Date of Conferral





Public Policy and Administration


Anne Hacker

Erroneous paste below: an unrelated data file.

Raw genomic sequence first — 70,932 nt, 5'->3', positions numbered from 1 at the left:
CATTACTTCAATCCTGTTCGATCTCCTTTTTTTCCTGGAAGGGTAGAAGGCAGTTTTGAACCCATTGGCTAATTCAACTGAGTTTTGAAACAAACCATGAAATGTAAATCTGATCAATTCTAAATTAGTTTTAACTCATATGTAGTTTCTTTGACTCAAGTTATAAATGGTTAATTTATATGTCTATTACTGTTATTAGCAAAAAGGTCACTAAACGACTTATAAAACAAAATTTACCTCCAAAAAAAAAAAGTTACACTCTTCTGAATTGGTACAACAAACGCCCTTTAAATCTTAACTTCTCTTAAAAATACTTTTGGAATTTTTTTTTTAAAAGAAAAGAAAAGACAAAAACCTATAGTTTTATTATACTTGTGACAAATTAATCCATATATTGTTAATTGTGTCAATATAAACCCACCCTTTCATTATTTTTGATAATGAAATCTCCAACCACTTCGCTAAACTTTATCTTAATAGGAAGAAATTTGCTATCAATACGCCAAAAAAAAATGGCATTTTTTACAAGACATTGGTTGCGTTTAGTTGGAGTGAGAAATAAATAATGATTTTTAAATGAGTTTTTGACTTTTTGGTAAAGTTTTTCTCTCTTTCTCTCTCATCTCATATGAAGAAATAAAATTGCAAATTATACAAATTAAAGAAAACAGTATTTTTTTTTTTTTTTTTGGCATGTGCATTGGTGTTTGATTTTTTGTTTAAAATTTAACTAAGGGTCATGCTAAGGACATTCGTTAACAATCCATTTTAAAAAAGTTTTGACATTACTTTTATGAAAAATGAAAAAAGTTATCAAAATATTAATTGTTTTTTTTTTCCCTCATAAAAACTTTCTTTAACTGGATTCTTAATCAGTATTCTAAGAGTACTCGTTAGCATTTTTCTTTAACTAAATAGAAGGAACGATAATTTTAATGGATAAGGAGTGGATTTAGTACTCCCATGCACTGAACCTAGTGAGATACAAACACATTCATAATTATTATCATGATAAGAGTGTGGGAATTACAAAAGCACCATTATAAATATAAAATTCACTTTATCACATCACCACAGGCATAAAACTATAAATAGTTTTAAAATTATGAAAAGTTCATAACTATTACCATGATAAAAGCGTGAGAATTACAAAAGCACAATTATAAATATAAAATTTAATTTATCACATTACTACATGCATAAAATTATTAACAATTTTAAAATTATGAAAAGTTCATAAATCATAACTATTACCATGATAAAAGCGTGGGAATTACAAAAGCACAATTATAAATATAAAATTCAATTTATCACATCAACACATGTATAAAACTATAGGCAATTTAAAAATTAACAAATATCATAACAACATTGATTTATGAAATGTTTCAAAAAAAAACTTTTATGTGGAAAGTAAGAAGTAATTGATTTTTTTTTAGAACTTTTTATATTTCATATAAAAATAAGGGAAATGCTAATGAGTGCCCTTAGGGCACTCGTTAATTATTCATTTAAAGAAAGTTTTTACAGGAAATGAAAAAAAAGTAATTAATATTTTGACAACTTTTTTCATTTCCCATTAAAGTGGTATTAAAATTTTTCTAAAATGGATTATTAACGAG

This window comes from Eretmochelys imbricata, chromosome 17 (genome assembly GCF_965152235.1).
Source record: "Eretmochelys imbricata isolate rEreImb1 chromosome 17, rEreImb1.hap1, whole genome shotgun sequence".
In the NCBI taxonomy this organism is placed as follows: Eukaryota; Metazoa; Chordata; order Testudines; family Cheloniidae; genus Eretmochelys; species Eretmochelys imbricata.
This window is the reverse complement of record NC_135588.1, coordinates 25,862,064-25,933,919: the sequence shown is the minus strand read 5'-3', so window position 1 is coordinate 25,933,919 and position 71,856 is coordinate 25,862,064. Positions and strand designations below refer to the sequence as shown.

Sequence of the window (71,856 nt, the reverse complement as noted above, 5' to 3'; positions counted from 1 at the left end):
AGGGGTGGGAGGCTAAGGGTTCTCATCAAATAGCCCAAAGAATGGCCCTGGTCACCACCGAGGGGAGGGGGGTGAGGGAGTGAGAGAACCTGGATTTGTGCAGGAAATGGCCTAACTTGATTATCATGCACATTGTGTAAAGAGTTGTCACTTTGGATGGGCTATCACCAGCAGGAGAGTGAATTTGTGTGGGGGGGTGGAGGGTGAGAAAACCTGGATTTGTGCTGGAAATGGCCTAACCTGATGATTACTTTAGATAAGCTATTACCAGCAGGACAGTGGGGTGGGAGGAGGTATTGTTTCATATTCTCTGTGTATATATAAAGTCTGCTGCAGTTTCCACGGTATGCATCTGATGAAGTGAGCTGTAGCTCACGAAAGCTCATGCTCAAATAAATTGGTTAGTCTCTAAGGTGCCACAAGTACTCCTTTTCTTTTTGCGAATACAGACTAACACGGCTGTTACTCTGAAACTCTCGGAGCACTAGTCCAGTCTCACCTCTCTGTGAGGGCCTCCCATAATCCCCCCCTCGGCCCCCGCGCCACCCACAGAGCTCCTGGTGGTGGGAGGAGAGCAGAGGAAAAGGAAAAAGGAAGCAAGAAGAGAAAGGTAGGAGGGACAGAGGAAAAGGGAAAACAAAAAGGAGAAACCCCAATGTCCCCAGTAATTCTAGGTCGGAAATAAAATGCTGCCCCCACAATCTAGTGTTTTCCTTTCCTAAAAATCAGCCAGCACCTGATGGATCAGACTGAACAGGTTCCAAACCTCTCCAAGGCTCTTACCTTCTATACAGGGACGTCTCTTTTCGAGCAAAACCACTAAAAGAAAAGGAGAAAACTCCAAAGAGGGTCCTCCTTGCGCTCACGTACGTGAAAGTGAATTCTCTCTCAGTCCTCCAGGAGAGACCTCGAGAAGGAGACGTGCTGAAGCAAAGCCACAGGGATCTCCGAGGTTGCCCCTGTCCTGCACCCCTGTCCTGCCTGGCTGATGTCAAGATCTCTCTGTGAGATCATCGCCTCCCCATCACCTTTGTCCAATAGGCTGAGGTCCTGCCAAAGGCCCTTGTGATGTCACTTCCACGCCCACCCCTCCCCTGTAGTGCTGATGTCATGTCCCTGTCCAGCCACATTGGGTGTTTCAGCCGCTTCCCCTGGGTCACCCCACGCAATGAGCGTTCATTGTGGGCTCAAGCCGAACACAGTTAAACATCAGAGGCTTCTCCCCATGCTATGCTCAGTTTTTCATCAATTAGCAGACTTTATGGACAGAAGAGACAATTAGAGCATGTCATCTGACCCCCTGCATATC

Child welfare leaders reflect their organizations' mission and vision and are entrusted to provide support to employees, who in turn provide services to one of the most vulnerable populations, children. Little, however is known about how leaders perceive their roles and responsibilities in terms of providing sufficient supervisory and guidance to child welfare workers in order to support organizational goals. Guided by Houses' path-goal theory, this phenomenological study examined the perceptions of child welfare leaders related to leadership behaviors, strategies to improve administration, work performance, communication, and fostering an inclusive work environment. A sample of 16 participants working as administrators, county directors, and supervisors in the nonprofit sector of a southeastern state completed semi structured open-ended surveys using Survey Gizmo. Data were analyzed via Moustaka's modified vanKaam method. Findings from this study indicated that participants perceived positive experiences with a supportive leadership style that allowed for more alignment to the workgroup by increasing job sharing that created autonomy and accountability. Factors such as coaching to better manage caseloads were believed to improve employee performance and satisfaction. Effective leaders removed barriers that prevented upward mobility, and provided sustainable work practices. The results of this study may impact social change by raising awareness among organizational leaders to recognize the value of employees and provide an inclusive and supportive workplace environment.